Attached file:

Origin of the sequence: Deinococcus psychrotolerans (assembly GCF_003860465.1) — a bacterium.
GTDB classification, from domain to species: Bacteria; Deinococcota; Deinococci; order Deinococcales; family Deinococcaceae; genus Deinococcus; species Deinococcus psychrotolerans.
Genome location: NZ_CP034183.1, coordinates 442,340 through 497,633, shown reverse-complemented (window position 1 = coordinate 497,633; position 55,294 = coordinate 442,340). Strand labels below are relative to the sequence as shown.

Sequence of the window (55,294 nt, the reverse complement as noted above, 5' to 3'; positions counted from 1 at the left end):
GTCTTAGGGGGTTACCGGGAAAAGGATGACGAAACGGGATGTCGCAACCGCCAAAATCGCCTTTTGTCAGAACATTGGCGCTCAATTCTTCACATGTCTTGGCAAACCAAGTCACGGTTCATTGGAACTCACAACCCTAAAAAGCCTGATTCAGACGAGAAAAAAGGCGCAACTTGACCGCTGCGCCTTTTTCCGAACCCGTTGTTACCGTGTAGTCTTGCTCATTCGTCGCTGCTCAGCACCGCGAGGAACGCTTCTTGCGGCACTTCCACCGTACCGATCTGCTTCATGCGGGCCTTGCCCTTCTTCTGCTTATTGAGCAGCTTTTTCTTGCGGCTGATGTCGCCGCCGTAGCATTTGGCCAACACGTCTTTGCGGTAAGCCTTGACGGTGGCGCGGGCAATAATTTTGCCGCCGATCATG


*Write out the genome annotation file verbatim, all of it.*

Origin of the sequence: Deinococcus psychrotolerans (assembly GCF_003860465.1) — a bacterium.
GTDB classification, from domain to species: Bacteria; Deinococcota; Deinococci; order Deinococcales; family Deinococcaceae; genus Deinococcus; species Deinococcus psychrotolerans.
Genome location: NZ_CP034183.1, coordinates 442,340 through 497,633, shown reverse-complemented (window position 1 = coordinate 497,633; position 55,294 = coordinate 442,340). Strand labels below are relative to the sequence as shown.

Sequence of the window (55,294 nt, the reverse complement as noted above, 5' to 3'; positions counted from 1 at the left end):
GTCTTAGGGGGTTACCGGGAAAAGGATGACGAAACGGGATGTCGCAACCGCCAAAATCGCCTTTTGTCAGAACATTGGCGCTCAATTCTTCACATGTCTTGGCAAACCAAGTCACGGTTCATTGGAACTCACAACCCTAAAAAGCCTGATTCAGACGAGAAAAAAGGCGCAACTTGACCGCTGCGCCTTTTTCCGAACCCGTTGTTACCGTGTAGTCTTGCTCATTCGTCGCTGCTCAGCACCGCGAGGAACGCTTCTTGCGGCACTTCCACCGTACCGATCTGCTTCATGCGGGCCTTGCCCTTCTTCTGCTTATTGAGCAGCTTTTTCTTGCGGCTGATGTCGCCGCCGTAGCATTTGGCCAACACGTCTTTGCGGTAAGCCTTGACGGTGGCGCGGGCAATAATTTTGCCGCCGATCATG